The Giants, however, made things interesting for more than three quarters. But by that point the Giants struggled to sustain drives on offense and the Patriots’ dominated the time of possession, and fatigue set in. The Patriots held the ball nearly twice as long as the Giants, 39:36 to 20:24, and played half again as many offensive snaps, 82 snaps to 50.
The Giants’ defense played valiantly, playing fast and hard for as long as they could, but on average a team plans for roughly 65 snaps on offense or defense per game. The Giants’ defense played more than an extra quarter by the end of Thursday night’s game.
So let’s take a look at some of the numbers from the game and see what they can tell us.
Despite the weather Thursday night, the Giants came out throwing the ball. Of the Giants’ 50 offensive plays, Daniel Jones attempted 31 passes. The Giants clearly intended to be aggressive and not go into a shell without Saquon Barkley, Evan Engram, Sterling Shepard, and Wayne Gallman.
And the Giants’ personnel woes were clear looking at the snap counts.
- Rhett Ellison played all 50 snaps
- Golden Tate and Darius Slayton played 49 of 50
- Cody Latimer played 23 snaps while Cody Core played 17
- RB Jon Hilliman played 31 snaps while Elijhaa Penny played 20
With that personnel, it shouldn’t be surprising that Jones had his worst game as an NFL passer. But even so, his stat line: 15 of 31, 161 yards, 5.2 yards per attempt, 1 touchdown to 3 interceptions, and an ANY/A (Adjusted Net Yards per Attempt) of 1.4, is just bad.
Granted, the Giants were asking Jones to play an elite defense without four of his top weapons on offense and that is never going to go over well. However, Jones himself needs to play better as well. There were flashes, such as his 64-yard touchdown to Golden Tate, but too much indecision, or poor decisions, on behalf of the rookie.
The Giants could have made things easier for Jones as well. An incredible 48.4 percent of his passes were thrown into tight coverage Thursday night. By comparison, only 7 percent of Brady’s were thrown into coverage. Put in actual numbers, Jones threw 15 of his 31 passes into coverage while Brady threw 5 of his 41 to a receiver with a defender within a yard of him. A big part of that is the Giants’ offensive personnel issues, and the coaching staff needs to do a better job of scheming players open.
NextGenStats separation plot shows just how little separation the Giants’ receivers and tight ends were getting against New England’s secondary:
Pat Shurmur and Mike Shula should take the opportunity afforded by the “mini bye” to go really look at how their plays are being executed and see what they can do from a schematic perspective. Meanwhile, Jones needs to take the opportunity to go into the film room and work on seeing the defense better.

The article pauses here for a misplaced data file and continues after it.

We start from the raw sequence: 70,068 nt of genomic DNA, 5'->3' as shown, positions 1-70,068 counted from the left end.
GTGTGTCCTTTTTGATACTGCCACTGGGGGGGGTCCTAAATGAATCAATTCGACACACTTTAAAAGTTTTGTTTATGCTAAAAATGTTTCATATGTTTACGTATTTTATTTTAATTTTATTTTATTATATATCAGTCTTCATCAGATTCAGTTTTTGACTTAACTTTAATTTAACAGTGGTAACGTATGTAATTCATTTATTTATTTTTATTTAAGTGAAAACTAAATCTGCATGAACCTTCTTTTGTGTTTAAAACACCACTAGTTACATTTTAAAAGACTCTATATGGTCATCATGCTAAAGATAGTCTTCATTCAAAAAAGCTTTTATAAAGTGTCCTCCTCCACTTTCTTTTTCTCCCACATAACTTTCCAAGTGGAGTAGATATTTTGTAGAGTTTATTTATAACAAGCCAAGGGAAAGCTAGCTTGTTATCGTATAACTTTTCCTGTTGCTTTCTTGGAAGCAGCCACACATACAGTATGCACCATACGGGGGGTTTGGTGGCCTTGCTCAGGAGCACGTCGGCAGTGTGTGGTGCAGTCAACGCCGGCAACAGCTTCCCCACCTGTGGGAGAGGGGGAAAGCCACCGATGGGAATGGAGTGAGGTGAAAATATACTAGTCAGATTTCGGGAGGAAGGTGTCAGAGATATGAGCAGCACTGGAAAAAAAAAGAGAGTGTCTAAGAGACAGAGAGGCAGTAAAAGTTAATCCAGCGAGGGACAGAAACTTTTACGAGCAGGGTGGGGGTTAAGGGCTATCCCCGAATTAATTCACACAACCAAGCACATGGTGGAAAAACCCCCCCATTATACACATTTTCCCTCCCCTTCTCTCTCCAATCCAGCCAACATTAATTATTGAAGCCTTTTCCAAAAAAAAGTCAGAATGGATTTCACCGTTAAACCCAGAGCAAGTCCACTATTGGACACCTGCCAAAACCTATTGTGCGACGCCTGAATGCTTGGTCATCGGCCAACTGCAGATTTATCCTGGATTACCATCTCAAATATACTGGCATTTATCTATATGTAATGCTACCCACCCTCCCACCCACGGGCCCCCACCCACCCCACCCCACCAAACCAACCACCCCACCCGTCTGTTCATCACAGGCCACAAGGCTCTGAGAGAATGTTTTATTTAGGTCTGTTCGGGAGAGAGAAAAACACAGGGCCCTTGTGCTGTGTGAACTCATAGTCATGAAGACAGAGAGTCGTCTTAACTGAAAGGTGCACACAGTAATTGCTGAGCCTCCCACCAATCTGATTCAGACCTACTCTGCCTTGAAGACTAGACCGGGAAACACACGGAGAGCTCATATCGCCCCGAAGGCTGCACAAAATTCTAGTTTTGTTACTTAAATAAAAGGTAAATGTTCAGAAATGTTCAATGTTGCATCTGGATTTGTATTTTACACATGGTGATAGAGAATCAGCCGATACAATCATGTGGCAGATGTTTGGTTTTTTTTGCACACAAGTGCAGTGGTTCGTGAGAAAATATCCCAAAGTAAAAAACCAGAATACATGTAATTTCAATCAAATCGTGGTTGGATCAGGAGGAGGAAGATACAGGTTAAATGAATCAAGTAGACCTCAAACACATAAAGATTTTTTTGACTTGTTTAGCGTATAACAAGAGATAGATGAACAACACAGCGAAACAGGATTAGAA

As you might suspect from the lopsided time of possession and the Patriots getting a ridiculous 82 snaps on defense, quite a few Giants played a lot of snaps.
Jabrill Peppers lead the way, playing each of the Giants’ 82 defensive snaps, a total reminiscent of his days playing offense and defense in Michigan. Alec Ogletree was close behind, playing 81 snaps while Antoine Bethea and Janoris Jenkins played 80, and DeAndre Baker played 79.
If we factor in special teams snaps, even the players who were on the field for a paltry three quarters or two thirds of the defensive snaps played nearly as many as the defensive backs. Dexter Lawrence played 62 defensive snaps (roughly a normal complete game), but played 9 special teams snaps as well. David Mayo and Oshane Ximines played 70 (58 defensive, 12 special teams) and 65 (52 defensive, 13 special teams) snaps, respectively.
Even nose tackle Dalvin Tomlinson played 60 snaps, between his 52 defensive snaps and 8 special teams snaps.
It should be no wonder that the Giants’ defense was gassed by the fourth quarter, and these guys definitely earned the weekend off.
Lorenzo Carter was the last player to get a heavy snap load, playing 50 defensive snaps and no special teams snaps coming off of a neck injury.
He was also the Giants’ most effective pass rusher, getting a strip sack and was a fraction of a second from coming up with a second later in the game. Per NextGenStats, Carter was the most effective pass rusher in the game, averaging 3.67 yards from the quarterback per rush, well below the NFL-average of 4.49 yards.
The Giants did well to keep Tom Brady from throwing a touchdown, but as mentioned above, the Patriots were consistently able to find open receivers.
All told, it was still something of a mixed bag for the Giants on defense, and particularly in the secondary. But despite the 35 points given up, this was certainly their best performance of the season. Hopefully the team will be able to rest up while the rest of the league is playing Sunday, address some of the issues from this game and build on the positives going forward.